There is no doubt that it will work as an auditorium, and Hall knows from his days in charge of the National that south-west London is stiff with theatre-goers. So he should be able to fill his seats. But will he be able to take it on to the next level, get his pioneering performing arts degree course up and running, establish his youthful resident companies? In other words, create a drama factory that reaches right back to the dawn of English theatre? Nobody ever accused him of being unambitious.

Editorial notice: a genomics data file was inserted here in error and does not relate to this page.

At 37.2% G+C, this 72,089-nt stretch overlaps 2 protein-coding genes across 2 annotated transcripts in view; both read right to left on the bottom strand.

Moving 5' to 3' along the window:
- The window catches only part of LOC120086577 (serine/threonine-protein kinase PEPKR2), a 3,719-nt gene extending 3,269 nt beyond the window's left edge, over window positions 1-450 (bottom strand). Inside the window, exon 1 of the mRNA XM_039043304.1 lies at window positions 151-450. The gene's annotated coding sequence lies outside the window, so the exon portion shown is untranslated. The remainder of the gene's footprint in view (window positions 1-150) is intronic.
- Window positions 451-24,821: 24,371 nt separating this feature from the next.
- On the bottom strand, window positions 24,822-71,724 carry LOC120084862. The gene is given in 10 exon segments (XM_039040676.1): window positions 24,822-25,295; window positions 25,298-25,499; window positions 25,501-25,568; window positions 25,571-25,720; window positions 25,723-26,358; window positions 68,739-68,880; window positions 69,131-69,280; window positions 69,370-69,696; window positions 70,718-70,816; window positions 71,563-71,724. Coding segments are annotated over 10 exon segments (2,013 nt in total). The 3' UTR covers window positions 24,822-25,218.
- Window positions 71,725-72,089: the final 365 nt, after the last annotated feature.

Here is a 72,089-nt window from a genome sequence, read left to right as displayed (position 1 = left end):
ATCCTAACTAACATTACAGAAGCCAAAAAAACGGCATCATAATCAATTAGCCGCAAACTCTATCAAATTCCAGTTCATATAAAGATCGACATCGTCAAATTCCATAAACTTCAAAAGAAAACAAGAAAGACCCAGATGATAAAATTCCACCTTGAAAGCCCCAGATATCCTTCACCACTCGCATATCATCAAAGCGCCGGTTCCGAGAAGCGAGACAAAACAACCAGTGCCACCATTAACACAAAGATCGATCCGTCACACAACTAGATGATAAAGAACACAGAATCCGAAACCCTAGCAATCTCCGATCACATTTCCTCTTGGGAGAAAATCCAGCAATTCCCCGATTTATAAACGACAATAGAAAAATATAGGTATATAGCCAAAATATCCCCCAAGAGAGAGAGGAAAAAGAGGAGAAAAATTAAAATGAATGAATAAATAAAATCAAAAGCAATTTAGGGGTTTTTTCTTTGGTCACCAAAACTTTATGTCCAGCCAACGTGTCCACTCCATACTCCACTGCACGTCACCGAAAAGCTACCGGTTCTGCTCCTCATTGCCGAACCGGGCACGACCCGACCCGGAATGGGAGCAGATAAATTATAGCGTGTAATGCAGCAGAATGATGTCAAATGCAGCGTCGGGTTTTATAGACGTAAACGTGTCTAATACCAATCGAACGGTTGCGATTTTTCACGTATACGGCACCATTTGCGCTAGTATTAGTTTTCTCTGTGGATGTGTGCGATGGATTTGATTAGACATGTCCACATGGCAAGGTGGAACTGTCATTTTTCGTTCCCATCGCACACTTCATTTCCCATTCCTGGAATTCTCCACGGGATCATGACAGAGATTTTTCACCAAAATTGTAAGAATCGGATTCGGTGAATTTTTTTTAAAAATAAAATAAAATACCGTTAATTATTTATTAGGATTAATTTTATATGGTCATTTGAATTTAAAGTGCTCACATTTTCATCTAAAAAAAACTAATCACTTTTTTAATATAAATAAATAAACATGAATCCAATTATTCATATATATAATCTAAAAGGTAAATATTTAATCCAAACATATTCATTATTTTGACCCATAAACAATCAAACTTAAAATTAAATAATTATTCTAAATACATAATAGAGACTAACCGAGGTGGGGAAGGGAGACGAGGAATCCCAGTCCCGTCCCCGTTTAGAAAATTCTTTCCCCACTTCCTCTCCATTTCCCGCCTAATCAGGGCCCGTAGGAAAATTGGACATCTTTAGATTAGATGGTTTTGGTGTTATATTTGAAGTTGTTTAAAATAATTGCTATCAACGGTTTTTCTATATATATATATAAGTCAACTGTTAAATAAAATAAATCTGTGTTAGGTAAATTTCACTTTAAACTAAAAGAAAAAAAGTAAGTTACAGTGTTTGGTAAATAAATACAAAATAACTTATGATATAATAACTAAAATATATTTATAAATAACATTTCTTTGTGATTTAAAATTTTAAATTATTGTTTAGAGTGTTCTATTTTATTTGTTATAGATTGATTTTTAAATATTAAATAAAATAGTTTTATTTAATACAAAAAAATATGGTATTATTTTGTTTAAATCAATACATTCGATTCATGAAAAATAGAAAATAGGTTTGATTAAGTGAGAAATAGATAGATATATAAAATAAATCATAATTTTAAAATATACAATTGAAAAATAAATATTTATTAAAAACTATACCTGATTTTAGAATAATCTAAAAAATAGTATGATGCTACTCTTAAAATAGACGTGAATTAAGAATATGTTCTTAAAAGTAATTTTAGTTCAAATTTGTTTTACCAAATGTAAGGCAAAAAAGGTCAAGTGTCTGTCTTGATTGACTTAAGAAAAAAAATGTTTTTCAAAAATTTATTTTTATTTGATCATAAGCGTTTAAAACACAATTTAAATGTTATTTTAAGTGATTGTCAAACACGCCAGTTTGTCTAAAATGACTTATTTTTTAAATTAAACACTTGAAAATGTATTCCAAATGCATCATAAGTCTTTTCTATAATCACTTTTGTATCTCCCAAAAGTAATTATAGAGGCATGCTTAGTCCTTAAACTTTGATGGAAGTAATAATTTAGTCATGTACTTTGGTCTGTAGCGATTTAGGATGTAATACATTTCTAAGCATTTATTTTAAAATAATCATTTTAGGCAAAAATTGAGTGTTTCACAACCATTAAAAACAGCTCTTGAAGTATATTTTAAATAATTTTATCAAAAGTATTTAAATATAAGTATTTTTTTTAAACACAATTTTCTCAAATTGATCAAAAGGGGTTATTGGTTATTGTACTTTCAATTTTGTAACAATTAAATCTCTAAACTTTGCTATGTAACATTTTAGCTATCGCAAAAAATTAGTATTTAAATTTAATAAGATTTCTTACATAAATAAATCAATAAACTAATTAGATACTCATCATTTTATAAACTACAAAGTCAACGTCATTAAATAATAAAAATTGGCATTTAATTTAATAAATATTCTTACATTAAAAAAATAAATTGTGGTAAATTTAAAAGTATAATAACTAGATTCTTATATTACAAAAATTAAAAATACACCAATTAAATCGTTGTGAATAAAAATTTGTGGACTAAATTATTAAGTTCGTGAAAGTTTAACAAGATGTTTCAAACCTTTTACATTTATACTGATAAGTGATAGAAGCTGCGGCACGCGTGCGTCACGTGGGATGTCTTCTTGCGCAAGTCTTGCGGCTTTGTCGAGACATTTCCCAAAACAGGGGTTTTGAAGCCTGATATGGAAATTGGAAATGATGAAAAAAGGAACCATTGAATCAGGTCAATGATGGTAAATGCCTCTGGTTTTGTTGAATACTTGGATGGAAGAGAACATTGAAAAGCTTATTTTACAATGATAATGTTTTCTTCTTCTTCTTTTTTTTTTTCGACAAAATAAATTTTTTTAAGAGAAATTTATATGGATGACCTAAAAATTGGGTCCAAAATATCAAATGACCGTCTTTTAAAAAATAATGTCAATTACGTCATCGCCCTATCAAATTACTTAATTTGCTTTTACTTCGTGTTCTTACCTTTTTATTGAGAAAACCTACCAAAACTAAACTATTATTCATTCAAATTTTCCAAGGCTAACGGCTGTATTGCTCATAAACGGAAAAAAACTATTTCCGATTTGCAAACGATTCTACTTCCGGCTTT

Text © Hugh Pearman. Photos by Chris Pearsall. Plan courtesy of BTH Architects. A fuller version of the article first published in The Sunday Times, London, on December 30, 2007, as “The Rose in full bloom”.


The Rose Theatre, Kingston:
The original Rose Theatre:
Shakespeare’s Globe, London: